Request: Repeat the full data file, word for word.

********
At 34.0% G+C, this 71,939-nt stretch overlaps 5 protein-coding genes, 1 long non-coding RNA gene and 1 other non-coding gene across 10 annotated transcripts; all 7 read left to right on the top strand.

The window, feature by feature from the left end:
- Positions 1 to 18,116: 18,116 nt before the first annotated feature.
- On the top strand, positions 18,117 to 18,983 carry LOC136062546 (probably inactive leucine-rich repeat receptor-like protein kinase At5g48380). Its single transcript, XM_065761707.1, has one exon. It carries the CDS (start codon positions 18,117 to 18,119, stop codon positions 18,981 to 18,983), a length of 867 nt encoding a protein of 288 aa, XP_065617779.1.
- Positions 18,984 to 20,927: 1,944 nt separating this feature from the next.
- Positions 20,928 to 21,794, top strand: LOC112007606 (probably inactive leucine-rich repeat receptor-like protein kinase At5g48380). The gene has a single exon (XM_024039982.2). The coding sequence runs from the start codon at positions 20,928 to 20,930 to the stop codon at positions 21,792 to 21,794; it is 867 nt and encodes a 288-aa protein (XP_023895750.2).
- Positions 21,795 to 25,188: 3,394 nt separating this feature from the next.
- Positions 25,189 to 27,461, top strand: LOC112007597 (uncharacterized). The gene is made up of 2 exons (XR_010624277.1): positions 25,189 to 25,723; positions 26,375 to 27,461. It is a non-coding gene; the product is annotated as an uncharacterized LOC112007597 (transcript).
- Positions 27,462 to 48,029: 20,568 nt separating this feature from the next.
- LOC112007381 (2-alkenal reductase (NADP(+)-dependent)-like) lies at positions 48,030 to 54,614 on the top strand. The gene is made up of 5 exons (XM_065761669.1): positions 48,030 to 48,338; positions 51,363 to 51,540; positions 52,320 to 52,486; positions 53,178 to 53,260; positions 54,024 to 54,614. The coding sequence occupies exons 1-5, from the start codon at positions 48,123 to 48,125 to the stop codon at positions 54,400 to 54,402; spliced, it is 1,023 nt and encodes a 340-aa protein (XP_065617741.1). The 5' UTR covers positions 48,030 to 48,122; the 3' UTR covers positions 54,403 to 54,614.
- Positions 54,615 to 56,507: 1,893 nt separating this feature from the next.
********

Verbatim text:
At 34.0% G+C, this 71,939-nt stretch overlaps 5 protein-coding genes, 1 long non-coding RNA gene and 1 other non-coding gene across 10 annotated transcripts; all 7 read left to right on the top strand.

The window, feature by feature from the left end:
- Positions 1 to 18,116: 18,116 nt before the first annotated feature.
- On the top strand, positions 18,117 to 18,983 carry LOC136062546 (probably inactive leucine-rich repeat receptor-like protein kinase At5g48380). Its single transcript, XM_065761707.1, has one exon. It carries the CDS (start codon positions 18,117 to 18,119, stop codon positions 18,981 to 18,983), a length of 867 nt encoding a protein of 288 aa, XP_065617779.1.
- Positions 18,984 to 20,927: 1,944 nt separating this feature from the next.
- Positions 20,928 to 21,794, top strand: LOC112007606 (probably inactive leucine-rich repeat receptor-like protein kinase At5g48380). The gene has a single exon (XM_024039982.2). The coding sequence runs from the start codon at positions 20,928 to 20,930 to the stop codon at positions 21,792 to 21,794; it is 867 nt and encodes a 288-aa protein (XP_023895750.2).
- Positions 21,795 to 25,188: 3,394 nt separating this feature from the next.
- Positions 25,189 to 27,461, top strand: LOC112007597 (uncharacterized). The gene is made up of 2 exons (XR_010624277.1): positions 25,189 to 25,723; positions 26,375 to 27,461. It is a non-coding gene; the product is annotated as an uncharacterized LOC112007597 (transcript).
- Positions 27,462 to 48,029: 20,568 nt separating this feature from the next.
- LOC112007381 (2-alkenal reductase (NADP(+)-dependent)-like) lies at positions 48,030 to 54,614 on the top strand. The gene is made up of 5 exons (XM_065761669.1): positions 48,030 to 48,338; positions 51,363 to 51,540; positions 52,320 to 52,486; positions 53,178 to 53,260; positions 54,024 to 54,614. The coding sequence occupies exons 1-5, from the start codon at positions 48,123 to 48,125 to the stop codon at positions 54,400 to 54,402; spliced, it is 1,023 nt and encodes a 340-aa protein (XP_065617741.1). The 5' UTR covers positions 48,030 to 48,122; the 3' UTR covers positions 54,403 to 54,614.
- Positions 54,615 to 56,507: 1,893 nt separating this feature from the next.